Monday, October 31, 2022

How we fill our homes and with what.

The New York Times has an interesting article about the pandemic buying of cheap furniture to fill homes and the quick return of all that cheap stuff to fill our landfills. 'Fast Furniture is Cheap and Americans are Throwing it out in the Trash.' 

We have choices. We can make what we need while harvesting the benefits of our own growth. We can simply live without so much stuff and lean toward simplicity in our lives. And we can do both.

Today for me is a day of rest and reorganization, as I put away the various tools and materials used in my weekend class, and savor having watched my student's growth.

The photo shows a few of my veneered boxes made a few years back. Where they are now, I have no way of knowing.

Make, fix and create.  Assist others in learning likewise.

Sunday, October 30, 2022

veneered boxes

I just finished a three day class at ESSA with my students making lovely veneered boxes. It was a great group of  students including old friends. It was a delightful way to spend a three day weekend. All the students ended up with first class, beautiful boxes and some parts to take home to make more.

My thanks to all and to ESSA for a good time.

Make, fix and create. Assist others in learning likewise.

Thursday, October 27, 2022

witnessing the growth of skill

In the early days of manual arts training, students were not to decorate their work, as the underlying skill in the use of tools and techniques in the development of form were to be emphasized. 

For the younger kids, however, the application of color to what they've made or assembled provides a sense of pride and agency. 

Some children will work on the development of patterns, while others emphasize broad and rich strokes appearing random to an adult mind. Each can spend a great bit of time, doing so. 

For the woodworking teacher, the coloring of the work allows those students who are a bit slower in the assembly process to catch up.

Learning must start with and be maintained by the interest of the child, and this is as much true for adults as it is in Kindergarten.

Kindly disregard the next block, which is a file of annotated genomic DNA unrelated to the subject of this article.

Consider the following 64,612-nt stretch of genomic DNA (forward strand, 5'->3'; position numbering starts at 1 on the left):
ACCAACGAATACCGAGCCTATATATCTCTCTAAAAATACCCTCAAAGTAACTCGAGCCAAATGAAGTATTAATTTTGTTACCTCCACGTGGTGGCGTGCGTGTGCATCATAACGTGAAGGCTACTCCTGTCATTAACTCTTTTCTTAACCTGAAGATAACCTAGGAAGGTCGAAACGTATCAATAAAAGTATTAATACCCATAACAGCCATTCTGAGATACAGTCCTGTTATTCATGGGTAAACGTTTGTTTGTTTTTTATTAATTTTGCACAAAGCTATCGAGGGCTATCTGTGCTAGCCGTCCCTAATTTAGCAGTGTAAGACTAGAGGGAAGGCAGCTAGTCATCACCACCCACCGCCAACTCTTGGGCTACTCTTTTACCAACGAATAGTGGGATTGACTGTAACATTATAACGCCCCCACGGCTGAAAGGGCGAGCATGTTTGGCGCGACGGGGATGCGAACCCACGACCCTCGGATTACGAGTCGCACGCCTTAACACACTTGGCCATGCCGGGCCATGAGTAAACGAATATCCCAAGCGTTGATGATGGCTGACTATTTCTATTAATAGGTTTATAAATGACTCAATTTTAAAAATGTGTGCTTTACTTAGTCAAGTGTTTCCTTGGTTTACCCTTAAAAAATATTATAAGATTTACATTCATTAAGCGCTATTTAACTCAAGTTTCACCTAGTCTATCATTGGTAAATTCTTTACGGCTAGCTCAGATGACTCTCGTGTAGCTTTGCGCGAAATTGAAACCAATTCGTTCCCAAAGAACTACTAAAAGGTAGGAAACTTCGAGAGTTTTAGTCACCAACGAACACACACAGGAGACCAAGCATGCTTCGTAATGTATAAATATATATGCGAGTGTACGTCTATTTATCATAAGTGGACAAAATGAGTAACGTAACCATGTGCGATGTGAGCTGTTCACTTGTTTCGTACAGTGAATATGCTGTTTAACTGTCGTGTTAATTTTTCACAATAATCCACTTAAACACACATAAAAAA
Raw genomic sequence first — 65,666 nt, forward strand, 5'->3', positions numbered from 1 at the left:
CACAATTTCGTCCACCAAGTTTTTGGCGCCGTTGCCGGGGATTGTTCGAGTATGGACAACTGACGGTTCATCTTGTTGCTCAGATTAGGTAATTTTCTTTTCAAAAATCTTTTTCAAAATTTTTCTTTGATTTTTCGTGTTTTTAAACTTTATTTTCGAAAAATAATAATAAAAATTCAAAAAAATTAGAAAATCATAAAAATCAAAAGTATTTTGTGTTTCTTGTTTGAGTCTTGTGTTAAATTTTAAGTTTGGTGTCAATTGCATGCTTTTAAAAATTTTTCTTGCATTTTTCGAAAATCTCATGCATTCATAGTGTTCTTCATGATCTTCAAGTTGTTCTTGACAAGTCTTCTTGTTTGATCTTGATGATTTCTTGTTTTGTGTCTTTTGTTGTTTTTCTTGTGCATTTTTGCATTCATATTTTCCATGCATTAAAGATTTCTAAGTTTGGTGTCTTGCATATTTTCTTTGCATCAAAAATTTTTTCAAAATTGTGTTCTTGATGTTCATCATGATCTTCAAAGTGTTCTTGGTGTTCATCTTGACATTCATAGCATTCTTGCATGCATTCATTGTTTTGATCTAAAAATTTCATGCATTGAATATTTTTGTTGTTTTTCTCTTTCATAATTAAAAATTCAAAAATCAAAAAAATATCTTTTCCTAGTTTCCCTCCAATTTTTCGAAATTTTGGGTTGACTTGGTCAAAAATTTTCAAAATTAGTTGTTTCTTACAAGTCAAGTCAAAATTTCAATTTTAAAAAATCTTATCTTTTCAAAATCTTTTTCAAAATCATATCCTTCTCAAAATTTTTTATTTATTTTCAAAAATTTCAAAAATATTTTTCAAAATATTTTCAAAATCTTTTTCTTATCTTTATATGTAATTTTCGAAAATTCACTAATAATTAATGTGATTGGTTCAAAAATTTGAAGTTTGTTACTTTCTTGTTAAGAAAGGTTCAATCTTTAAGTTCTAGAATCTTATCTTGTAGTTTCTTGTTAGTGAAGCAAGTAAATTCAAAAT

Yesterday in the wood shop we continued making flip cars and tops.

Next week is fall break at the Clear Spring School. The kids have told me that they want to make toy boats next.

Make, fix and create... assist others in learning likewise.

Saturday, October 22, 2022

A table and two boxes

Yesterday and today I worked on two boxes and a table for articles in Popular Woodworking Magazine. I did the various set ups and operations, while editor Logan Wittmer took photos. It was challenging work for both of us. 

All the work will be finished in my own shop. The boxes are fitted out with a tray and compartments to hold ink, fountain pens and accessories.  

Make, fix and create... Assist others in learning lifewise. 

Friday, October 21, 2022

A way to support the arts

Our Eureka Springs School of the Arts is hosting it's annual fall fun raising Mad Hatter's Ball tonight. Many fine works of art are being sold at auction to benefit the school. You can view and bid through this link, knowing what you spend will support good work.

Among the items is a cabinet I made years ago that was donated by fellow founder Mary Springer. It was made of honey locust and oak in the 1990's.

This morning I meet editor Logan Wittmer from Popular Woodworking Magazine to work on two articles. I'll make a box and a table while he takes photos for the articles.

Make, fix and create... Assist others in living likewise.

Wednesday, October 19, 2022

Yesterday and today

Yesterday I visited with woodworking and trades students at North Arkansas Community College and did a book talk and signing in their library. The students were very attentive.